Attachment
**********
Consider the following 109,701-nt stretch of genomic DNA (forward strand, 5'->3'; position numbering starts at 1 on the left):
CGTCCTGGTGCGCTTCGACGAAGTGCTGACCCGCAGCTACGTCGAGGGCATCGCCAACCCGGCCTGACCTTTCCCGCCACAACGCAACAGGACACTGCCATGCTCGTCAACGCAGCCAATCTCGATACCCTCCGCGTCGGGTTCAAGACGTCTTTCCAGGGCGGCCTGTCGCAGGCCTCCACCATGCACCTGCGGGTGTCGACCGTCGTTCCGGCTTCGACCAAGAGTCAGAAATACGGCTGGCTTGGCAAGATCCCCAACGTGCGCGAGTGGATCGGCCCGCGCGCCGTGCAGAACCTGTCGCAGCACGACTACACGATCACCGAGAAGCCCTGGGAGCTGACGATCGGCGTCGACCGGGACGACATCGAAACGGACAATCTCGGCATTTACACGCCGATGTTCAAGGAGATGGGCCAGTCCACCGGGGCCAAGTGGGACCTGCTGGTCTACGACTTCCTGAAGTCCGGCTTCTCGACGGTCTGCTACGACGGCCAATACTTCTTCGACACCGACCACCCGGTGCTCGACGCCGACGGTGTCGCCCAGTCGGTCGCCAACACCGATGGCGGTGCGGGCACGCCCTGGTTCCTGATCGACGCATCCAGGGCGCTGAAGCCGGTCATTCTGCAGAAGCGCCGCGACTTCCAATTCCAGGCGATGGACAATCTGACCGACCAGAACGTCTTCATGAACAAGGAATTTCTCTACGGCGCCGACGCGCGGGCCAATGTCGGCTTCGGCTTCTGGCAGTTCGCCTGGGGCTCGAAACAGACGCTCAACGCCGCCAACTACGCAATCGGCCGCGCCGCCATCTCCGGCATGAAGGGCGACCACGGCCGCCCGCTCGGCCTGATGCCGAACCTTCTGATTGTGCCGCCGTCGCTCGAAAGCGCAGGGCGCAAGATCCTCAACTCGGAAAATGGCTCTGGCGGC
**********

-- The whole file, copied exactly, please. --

Consider the following 109,701-nt stretch of genomic DNA (forward strand, 5'->3'; position numbering starts at 1 on the left):
CGTCCTGGTGCGCTTCGACGAAGTGCTGACCCGCAGCTACGTCGAGGGCATCGCCAACCCGGCCTGACCTTTCCCGCCACAACGCAACAGGACACTGCCATGCTCGTCAACGCAGCCAATCTCGATACCCTCCGCGTCGGGTTCAAGACGTCTTTCCAGGGCGGCCTGTCGCAGGCCTCCACCATGCACCTGCGGGTGTCGACCGTCGTTCCGGCTTCGACCAAGAGTCAGAAATACGGCTGGCTTGGCAAGATCCCCAACGTGCGCGAGTGGATCGGCCCGCGCGCCGTGCAGAACCTGTCGCAGCACGACTACACGATCACCGAGAAGCCCTGGGAGCTGACGATCGGCGTCGACCGGGACGACATCGAAACGGACAATCTCGGCATTTACACGCCGATGTTCAAGGAGATGGGCCAGTCCACCGGGGCCAAGTGGGACCTGCTGGTCTACGACTTCCTGAAGTCCGGCTTCTCGACGGTCTGCTACGACGGCCAATACTTCTTCGACACCGACCACCCGGTGCTCGACGCCGACGGTGTCGCCCAGTCGGTCGCCAACACCGATGGCGGTGCGGGCACGCCCTGGTTCCTGATCGACGCATCCAGGGCGCTGAAGCCGGTCATTCTGCAGAAGCGCCGCGACTTCCAATTCCAGGCGATGGACAATCTGACCGACCAGAACGTCTTCATGAACAAGGAATTTCTCTACGGCGCCGACGCGCGGGCCAATGTCGGCTTCGGCTTCTGGCAGTTCGCCTGGGGCTCGAAACAGACGCTCAACGCCGCCAACTACGCAATCGGCCGCGCCGCCATCTCCGGCATGAAGGGCGACCACGGCCGCCCGCTCGGCCTGATGCCGAACCTTCTGATTGTGCCGCCGTCGCTCGAAAGCGCAGGGCGCAAGATCCTCAACTCGGAAAATGGCTCTGGCGGC